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A Lost Generation of Entrepreneurs

A Lost Generation of Entrepreneurs

Ron Hart is a syndicated columnist and humorist.

Recently released statistics say that the percentage of adults younger than 30 who own a private business is the lowest in a generation. Today only 3.6% own a stake in a private company, compared to 6.1% in 2010. Even more troubling, this number was 10.6% in 1989.

This trend of a lost generation of entrepreneurs has profound implications for the growth of our economy. John Davis, chair of the Families in Business Program at Harvard Business School, worries that this trend will cause the U.S. economy to be less vibrant. He calls the plunge in business ownership a "worrisome finding."

We have a generation averse to risk and hard work. More of them want a government job or a disability check. Forty years ago we rode dirt bikes and bumper cars, our popular rides of choice, at the county fair. Today, the most popular rides are those motorized carts at Wal-Mart.

It was once a source of Puritan pride to own a business. Now people can collect food stamps, unemployment and disability benefits. If Roman emperors had given their citizens such benefits, there would have been nobody around for Jesus to heal.

Why is the younger generation not starting businesses? The media, colleges, and populist leftist Democrats begrudge and demean those "terrible" free market capitalists. Obama's "You Didn't Build That" speech made palpable his disdain for business owners.

Maybe this generation has been raised as "bubble-wrapped kids." No bike riding (certainly not without a helmet and shin guards), no dodge ball in school, no playing in the neighborhood, no drinking through water hoses, and no talking to strangers. If you skin your knee, you are looking to sue someone. There is this compulsion not to engage in marginally risky childhood fun. We give 9th place ribbons and everyone gets to play. Are we raising a generation of wimps?

If we have something to fear, it is that we fear too much. Risk is good. Risk teaches lessons. Risk provides good things. Failure is necessary; it's a byproduct of risk and is not to be ridiculed. What deserves ridicule is not trying.

The massive student loan debts these kids come out of liberal colleges with might also impede their risk taking. They are told capitalism is evil and that somehow "making a difference in the world" involves a lame government bureaucracy job.

I've got news for you kids: It's hard to "change the world" when you are making $35,000 a year working in a cubicle at the IRS. Go start a business, provide a product people willingly buy, employ lots of people and enhance their lives. Create other millionaires in your wake. Then start a huge foundation that, in retirement, you can really use to change the world. Recycling in your cubicle and telling everyone about it isn't doing the same work as the Bill and Melinda Gates Foundation.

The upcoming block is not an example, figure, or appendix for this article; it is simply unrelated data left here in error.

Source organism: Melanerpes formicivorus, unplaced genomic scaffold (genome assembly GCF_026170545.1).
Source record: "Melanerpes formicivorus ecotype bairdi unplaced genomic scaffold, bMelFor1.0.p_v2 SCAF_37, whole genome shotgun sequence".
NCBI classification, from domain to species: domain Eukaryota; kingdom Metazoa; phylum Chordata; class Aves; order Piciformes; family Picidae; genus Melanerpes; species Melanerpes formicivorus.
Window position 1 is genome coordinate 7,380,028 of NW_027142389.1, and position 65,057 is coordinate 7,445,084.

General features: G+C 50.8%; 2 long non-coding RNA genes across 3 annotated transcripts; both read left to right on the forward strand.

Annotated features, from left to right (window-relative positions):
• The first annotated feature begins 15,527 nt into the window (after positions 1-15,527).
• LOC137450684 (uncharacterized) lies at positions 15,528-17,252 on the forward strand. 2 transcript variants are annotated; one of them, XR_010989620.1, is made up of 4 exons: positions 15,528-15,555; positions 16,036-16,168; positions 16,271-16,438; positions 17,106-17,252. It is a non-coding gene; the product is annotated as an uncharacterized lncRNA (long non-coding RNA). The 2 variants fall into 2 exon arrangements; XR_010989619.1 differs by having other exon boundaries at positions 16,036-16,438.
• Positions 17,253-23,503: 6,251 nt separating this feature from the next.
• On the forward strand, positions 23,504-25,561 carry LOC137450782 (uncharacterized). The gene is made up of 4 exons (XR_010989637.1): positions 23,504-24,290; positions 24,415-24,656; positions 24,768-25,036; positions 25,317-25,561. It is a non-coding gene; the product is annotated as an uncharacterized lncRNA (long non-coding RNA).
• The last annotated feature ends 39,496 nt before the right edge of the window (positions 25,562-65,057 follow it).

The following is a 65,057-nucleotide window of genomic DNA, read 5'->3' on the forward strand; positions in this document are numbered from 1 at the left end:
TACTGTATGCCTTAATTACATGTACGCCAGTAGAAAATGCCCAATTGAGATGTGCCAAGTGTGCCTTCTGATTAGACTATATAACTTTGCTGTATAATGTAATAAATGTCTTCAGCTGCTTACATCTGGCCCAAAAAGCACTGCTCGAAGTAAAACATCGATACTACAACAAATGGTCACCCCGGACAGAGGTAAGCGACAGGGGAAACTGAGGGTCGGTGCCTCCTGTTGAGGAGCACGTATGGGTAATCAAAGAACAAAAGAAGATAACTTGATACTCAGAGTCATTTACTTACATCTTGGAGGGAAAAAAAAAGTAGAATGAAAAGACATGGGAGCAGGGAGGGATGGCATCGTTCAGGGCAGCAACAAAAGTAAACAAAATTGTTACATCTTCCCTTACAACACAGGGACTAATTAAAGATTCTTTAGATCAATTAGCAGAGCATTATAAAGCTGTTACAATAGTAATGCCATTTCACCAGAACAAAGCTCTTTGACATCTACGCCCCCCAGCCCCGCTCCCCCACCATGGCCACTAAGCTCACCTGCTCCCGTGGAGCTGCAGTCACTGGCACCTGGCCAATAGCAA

We have been importing many entrepreneurs who value the opportunity our country once represented. A comedian said his immigrant father came here to America from India ten years ago with only $35 in his pocket. Then he paused and said, "He had $4.6 million in stocks and bonds, so I guess what I am saying is that he was not big on carrying cash in his pocket."

Yet with the highest corporate tax rate in the world, the U.S. now looks less inviting to the world's risk-taking immigrants. If we lose them, we are really in trouble. It is critically important to our economy that we have people starting new businesses -- not only for employment, taxes and growth, but for the new ideas they generate. Think Apple, Google, oil fracking technologies and drug companies.

Instead of Henry Ford, who mass produced automobiles and whose family ran his company for years, the new American dreamer is a retired (after twenty years) public sector union worker who also gets a full retirement from his inner-city public school teaching job, whose father cashed in on the tobacco class action settlement, whose son faked an injury to qualify for disability, whose uncle got some of that sweet asbestos settlement money, and whose daughter works a cushy Pawnee, Indiana Parks Department job. And she's the go-getter in the family.

By Executive Order Obama legalizes six million illegal aliens, drawing accolades from the left. These illegals can now stay in America and realize the new American dream: getting a lawyer who advertises on the side of a bus to help you qualify for some of that sweet disability money.

Ron Hart is a syndicated op-ed humorist, award-winning author and TV/radio commentator. Email Ron@RonaldHart.com or visit www.RonaldHart.com

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